Sunday, March 2, 2014

The Strange Case of NIH and an Elusive Disease By Llewellyn King



The Strange Case of NIH and an Elusive Disease


By Llewellyn King

The federal government has a mostly open dialogue with those it serves and those who serve it. This happens pretty well across government agencies, from the Pentagon to the Department of Transportation to the Department of Agriculture.

So it is troubling that the National Institutes of Health, an arm of the Department of Health and Human Services, appears to have no communication with a critical but ignored patient cohort: those suffering from Myalgic Encephalomyelitis, also known as Chronic Fatigue Syndrome, and often referred to only as ME/CFS. NIH does not appear to hear the cries of the petitioners at its door; it seems to be interested only in classifying and defining the disease.

According to the Centers for Disease Control, ME/CFS afflicts 1 million people in the United States, and 17 million people around the world. While those numbers of victims are disputed, their suffering is not; they are ill in a terrible way.

ME/CFS takes healthy -- often athletic -- people and casts them into a shadow world of physical incapacity, mental fog, loneliness and relentless dependence on others. The suffering is measured in years and decades. Suicide is common.


It is a disease of the immune system, but what triggers it is unknown. Physicians who treat ME/CFS have told me that they would rather have cancer than this disease. One epidemiologist said, "With cancer, you are cured or you die. ME/CFS just goes on and on. You live the life of a zombie."


From a physician devoted to treating and researching ME/CFS, this is not only a terrible admission, but also a de facto indictment of the national effort to find a cure, or even a therapy, for alleviating the suffering.

One of the problems affecting ME/CFS treatment is diagnosis. There are no biological labels, known as markers, that enable doctors to easily identify ME/CFS; it cannot be picked up in a blood tests or a urine sample. It is a ghostly manifestation, and doctors fall back on what is known as wastebasket diagnosis. In its simplest form, this means testing for a lot of diseases and if it does not turn out to be one of them, it could be ME/CFS.

But one case definition has satisfied the ME/CFS community in recent years, and it is endorsed by specialists in the field. Established in 2001, it is called the Canadian Consensus Criteria.

Yet, incomprehensibly, the NIH is spending some of the paltry $6 million devoted to ME/CFS, on a study to come up with a new case definition for the disease; something that no one wants and which could do real harm.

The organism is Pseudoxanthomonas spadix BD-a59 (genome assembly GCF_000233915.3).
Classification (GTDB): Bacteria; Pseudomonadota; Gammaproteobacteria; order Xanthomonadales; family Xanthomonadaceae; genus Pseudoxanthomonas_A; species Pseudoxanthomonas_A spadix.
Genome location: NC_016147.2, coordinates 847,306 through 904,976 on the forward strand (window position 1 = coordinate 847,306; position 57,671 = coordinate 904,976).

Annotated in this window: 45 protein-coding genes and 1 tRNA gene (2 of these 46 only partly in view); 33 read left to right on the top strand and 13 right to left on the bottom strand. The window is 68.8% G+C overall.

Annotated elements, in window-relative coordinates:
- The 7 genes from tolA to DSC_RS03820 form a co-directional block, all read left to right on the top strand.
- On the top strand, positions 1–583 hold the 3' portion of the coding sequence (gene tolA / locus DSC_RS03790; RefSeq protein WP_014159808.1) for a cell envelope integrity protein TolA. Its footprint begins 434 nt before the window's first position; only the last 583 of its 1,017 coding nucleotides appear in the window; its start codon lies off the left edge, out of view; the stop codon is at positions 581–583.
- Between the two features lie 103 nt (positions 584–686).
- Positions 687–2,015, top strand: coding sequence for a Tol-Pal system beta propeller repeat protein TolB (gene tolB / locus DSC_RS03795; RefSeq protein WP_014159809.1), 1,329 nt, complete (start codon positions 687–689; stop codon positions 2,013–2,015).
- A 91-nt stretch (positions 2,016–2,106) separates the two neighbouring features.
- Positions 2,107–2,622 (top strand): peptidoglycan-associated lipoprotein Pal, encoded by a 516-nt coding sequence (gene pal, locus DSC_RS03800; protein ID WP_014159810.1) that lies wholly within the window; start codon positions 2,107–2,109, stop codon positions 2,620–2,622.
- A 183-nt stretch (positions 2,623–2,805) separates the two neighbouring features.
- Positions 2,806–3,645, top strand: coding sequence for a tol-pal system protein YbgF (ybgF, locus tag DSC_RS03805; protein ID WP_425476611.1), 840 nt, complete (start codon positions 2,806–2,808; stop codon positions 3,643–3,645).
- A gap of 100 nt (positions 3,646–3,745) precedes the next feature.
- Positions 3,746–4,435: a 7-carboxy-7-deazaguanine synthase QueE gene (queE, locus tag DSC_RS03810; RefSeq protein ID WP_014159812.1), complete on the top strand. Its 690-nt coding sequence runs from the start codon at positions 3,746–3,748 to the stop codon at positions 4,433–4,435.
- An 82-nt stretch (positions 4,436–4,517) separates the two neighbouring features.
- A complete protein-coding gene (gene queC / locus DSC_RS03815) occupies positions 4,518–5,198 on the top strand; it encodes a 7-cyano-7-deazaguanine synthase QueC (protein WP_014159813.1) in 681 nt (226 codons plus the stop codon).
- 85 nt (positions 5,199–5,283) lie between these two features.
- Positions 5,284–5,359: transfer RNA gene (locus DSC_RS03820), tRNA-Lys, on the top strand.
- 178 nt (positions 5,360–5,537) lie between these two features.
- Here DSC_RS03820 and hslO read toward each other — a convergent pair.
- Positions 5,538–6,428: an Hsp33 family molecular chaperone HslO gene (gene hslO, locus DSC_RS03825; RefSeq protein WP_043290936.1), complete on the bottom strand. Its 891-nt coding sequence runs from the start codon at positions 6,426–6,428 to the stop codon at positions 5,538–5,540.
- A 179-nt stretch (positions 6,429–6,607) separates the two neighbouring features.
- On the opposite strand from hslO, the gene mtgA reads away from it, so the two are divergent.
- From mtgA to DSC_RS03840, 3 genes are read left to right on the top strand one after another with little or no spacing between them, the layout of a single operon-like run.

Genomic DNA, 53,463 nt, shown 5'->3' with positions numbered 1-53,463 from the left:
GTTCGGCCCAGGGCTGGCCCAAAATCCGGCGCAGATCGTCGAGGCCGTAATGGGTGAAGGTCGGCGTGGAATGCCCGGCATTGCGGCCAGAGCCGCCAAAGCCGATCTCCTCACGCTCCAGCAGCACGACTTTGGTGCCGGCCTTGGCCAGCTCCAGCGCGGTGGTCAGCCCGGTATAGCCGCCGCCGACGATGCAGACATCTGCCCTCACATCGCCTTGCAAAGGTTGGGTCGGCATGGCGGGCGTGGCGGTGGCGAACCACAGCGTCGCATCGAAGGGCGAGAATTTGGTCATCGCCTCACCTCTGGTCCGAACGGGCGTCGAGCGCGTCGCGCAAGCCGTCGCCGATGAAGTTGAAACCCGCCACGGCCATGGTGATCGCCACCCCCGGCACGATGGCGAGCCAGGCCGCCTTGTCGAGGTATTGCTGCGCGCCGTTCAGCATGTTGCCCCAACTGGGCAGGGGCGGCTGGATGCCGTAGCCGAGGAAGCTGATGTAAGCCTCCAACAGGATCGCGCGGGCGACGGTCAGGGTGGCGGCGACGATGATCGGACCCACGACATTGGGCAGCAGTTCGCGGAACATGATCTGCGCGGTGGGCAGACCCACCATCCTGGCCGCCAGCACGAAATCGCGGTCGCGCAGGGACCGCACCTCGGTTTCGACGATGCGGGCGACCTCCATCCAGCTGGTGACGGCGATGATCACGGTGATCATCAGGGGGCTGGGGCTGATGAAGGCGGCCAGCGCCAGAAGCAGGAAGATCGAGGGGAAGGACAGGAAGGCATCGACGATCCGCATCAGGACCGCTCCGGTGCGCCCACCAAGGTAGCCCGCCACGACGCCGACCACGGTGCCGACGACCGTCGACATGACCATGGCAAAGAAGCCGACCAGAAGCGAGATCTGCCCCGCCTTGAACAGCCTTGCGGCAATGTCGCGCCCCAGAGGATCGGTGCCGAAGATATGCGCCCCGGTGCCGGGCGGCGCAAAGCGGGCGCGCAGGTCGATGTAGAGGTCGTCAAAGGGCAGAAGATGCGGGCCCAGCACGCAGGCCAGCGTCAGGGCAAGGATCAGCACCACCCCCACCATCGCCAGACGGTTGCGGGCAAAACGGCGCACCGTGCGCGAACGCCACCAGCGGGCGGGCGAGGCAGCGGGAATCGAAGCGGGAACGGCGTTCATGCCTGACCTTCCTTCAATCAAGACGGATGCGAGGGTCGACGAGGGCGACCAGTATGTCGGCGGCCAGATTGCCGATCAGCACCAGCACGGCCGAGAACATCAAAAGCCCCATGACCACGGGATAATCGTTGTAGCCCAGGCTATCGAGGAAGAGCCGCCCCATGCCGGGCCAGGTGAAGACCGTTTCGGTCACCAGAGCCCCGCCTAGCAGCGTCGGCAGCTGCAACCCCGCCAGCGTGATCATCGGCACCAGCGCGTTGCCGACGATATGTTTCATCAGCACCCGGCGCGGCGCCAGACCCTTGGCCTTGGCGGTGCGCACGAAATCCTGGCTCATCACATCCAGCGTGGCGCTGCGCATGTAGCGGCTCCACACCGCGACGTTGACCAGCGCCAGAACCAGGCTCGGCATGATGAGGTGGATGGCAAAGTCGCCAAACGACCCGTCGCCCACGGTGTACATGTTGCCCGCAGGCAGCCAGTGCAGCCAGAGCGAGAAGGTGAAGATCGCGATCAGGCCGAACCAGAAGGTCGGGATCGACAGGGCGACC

To do this work, the NIH selected the Institute of Medicine (IOM), which has no expertise in ME/CFS and which had drawn opprobrium with its clumsy attempt to do a case definition of Gulf War Syndrome.

The NIH, which has failed to explain itself in plain English, has ignited incandescent rage in the patient community and from patient advocates. In a unique outpouring of objection, 50 of the world's top doctors and clinicians wrote to Secretary of Health and Human Services Kathleen Sibelius, pleading with her not to muddy the waters and to stay with the definition which is working well. The NIH went ahead with the IOM contract.

So lacking is government support, moral as well as financial, that the research community, including dedicated physicians such as Andreas Kogelnik of Mountain View, Calif., Daniel Peterson of Incline Village, Nev., and Derek Enlander of New York City, feel they have to raise funds privately to continue their work. Even celebrity virus hunter Ian Lipkin of Columbia University has abandoned hope of getting his seminal work funded by the NIH and has joined the researchers who have had to hold out begging bowls to the public to do their research.

Judging by social media, the entire patient community is in a state of metaphorical war with the NIH.

There is a cry from and on behalf of the pitiable sick for action, sympathy and even courtesy from the bureaucrats in Bethesda, where the NIH is headquartered. The Hippocratic Oath says, "first do no harm." When people are in pain and despair, inaction is palpable harm.

A congressional hearing is needed to investigate decision-making in the NIH, find out about its budget request to the Office of Management and Budget, and to demand that it listen to those who suffer and those who are trying to help them.

Llewellyn King is executive producer and host of "White House Chronicle" on PBS. He is the creator and co-host of ME/CFS Alert on YouTube. His e-mail is lking@kingpublishing.com.